I spent my weekend at Embrace UX, a user experience conference, which I went to because it related to my major in Computer Science. Throughout the conference I found myself making connections to knitting (oddly enough), particularly during a talk done by Verne Ho which was a talk I took a lot away from. He talked about deliberate practice, which relates to my studies but also to almost everything in my life: hobbies, relationships, work. I don’t want any aspect of my life to be mediocre, but that’s something I have to work on, I can’t just expect good things to happen by only putting the time in.
I often knit a pattern multiple times because I know I will like the pattern, I can knit the piece well and I know I will like the outcome of the project. I’m taking this safe route because it’s comfortable and I’m not really improving much, even though I’m putting tons of time in. I’m sure you’ve all heard that it takes 10,000 hours to become an expert at something, but this weekend we talked about how this is only true if you’re spending those hours wisely, doing different and challenging projects as often as you can, getting help from mentors, asking questions, doing research, and taking risks.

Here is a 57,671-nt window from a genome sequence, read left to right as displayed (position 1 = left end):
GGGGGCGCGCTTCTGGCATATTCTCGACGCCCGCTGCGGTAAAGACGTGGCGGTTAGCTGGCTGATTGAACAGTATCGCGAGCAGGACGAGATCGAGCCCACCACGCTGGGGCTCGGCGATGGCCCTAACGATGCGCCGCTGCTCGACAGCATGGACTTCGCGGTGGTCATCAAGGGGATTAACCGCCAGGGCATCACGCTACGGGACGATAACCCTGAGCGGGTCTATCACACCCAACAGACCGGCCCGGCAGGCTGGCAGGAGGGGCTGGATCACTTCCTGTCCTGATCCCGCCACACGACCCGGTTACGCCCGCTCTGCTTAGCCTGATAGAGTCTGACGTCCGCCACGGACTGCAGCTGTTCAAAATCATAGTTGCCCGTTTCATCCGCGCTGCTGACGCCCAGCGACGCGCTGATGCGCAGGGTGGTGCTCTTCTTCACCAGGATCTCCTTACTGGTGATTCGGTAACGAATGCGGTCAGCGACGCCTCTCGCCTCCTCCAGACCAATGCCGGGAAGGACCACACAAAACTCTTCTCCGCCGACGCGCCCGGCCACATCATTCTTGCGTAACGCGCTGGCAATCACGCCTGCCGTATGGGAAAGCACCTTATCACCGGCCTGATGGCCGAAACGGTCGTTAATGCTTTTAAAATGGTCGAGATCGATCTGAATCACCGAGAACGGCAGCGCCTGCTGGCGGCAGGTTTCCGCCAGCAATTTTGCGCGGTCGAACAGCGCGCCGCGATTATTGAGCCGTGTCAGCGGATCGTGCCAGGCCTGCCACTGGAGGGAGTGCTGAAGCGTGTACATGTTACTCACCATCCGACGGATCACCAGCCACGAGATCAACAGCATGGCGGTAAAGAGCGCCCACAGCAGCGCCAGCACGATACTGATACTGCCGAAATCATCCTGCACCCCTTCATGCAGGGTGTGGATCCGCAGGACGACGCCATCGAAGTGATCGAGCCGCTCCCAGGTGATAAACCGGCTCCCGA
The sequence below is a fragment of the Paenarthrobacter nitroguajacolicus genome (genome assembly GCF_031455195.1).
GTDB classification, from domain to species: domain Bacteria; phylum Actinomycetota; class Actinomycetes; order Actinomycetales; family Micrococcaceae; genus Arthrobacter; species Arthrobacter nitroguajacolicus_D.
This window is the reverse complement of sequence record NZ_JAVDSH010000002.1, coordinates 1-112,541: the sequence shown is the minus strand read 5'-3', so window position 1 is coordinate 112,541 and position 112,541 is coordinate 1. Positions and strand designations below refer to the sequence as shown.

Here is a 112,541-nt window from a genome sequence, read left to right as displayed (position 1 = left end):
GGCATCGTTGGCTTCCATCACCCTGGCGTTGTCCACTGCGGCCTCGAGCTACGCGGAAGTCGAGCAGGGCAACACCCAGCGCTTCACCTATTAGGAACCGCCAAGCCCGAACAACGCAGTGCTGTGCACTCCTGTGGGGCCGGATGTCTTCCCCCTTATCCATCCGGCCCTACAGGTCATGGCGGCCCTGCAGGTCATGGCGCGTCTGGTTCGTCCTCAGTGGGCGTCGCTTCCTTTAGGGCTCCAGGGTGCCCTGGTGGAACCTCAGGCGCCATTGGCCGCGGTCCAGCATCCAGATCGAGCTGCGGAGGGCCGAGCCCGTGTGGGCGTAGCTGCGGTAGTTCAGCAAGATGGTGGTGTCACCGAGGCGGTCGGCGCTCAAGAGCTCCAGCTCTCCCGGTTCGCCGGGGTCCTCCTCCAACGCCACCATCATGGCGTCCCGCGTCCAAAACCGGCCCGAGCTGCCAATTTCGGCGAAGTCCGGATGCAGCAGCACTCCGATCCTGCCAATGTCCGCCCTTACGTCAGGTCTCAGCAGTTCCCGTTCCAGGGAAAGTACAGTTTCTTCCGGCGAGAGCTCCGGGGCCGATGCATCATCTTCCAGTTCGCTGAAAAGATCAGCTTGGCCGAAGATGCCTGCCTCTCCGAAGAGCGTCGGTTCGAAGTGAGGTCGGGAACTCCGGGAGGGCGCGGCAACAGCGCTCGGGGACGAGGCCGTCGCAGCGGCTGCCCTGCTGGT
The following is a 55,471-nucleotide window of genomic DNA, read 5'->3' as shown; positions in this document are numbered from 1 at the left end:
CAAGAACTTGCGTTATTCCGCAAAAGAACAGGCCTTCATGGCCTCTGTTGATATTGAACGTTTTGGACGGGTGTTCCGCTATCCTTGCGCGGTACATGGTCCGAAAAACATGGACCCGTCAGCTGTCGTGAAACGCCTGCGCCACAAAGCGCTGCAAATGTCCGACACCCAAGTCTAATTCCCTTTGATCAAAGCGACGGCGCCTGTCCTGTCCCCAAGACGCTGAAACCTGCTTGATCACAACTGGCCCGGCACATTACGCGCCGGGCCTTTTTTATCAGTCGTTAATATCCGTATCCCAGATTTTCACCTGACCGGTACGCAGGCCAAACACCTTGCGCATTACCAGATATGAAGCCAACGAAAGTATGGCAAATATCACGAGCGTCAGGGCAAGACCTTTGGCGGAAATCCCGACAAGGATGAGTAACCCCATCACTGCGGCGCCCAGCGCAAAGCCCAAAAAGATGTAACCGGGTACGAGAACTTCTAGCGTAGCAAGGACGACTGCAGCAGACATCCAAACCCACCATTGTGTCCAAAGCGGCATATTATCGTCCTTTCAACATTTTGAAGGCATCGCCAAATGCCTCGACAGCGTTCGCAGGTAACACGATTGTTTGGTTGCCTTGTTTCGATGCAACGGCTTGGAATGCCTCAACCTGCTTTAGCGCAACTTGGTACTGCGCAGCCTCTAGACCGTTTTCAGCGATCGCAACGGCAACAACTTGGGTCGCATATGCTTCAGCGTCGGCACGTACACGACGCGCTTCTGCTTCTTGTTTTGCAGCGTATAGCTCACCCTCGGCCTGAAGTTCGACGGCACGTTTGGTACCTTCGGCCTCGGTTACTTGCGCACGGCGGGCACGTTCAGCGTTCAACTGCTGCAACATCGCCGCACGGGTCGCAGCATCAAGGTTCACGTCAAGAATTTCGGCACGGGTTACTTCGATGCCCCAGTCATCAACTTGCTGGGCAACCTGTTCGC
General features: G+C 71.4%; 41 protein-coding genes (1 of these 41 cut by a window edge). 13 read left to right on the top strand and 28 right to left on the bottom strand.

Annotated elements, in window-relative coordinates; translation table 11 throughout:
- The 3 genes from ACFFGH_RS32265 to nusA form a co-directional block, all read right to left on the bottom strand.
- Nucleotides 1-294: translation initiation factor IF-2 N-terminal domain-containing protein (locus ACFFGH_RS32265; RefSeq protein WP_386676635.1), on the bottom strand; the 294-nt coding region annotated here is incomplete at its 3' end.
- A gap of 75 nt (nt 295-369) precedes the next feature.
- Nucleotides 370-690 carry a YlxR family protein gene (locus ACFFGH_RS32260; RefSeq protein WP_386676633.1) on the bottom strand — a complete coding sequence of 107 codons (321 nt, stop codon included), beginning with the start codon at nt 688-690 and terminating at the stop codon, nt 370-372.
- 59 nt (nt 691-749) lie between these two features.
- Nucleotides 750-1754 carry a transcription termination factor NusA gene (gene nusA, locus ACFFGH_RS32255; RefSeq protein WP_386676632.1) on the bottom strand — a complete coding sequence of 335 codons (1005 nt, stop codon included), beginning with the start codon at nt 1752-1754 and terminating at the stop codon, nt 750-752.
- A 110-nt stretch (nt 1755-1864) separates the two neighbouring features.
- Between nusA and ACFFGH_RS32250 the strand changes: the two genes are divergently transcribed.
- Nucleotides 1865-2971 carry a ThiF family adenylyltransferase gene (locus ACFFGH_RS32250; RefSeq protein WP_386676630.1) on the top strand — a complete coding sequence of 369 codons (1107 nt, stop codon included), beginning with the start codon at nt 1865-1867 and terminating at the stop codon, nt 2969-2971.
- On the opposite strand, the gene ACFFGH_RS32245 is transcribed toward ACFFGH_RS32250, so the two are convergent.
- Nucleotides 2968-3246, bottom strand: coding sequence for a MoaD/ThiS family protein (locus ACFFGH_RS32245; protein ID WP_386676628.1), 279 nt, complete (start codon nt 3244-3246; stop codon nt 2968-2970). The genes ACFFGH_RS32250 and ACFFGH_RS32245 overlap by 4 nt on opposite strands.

“Practicing something for 10,000 hours -or for any amount of time- is only worth a damn if you’re spending the entirety of that practice time completely focused on improvement” -Ryan Hamrick
None of this is to say that you don’t need to put the time in, it’s a given that you have to. But you get out from your time what you put in, so learning to learn is one of the best things you can do.
Anyways this is something that’s been on my mind so I thought I’d share this with you. What do you think? Is knitting a time for you to relax, and do you even want to think about learning while you do it? Sometimes that’s the case for me, but knitting something you didn’t think you were capable of making is so rewarding. I want to be able to knit any pattern I come across, and eventually I would like to be able to design anything I can dream of as well, so I will start my 10,000 hours of deliberate practice today.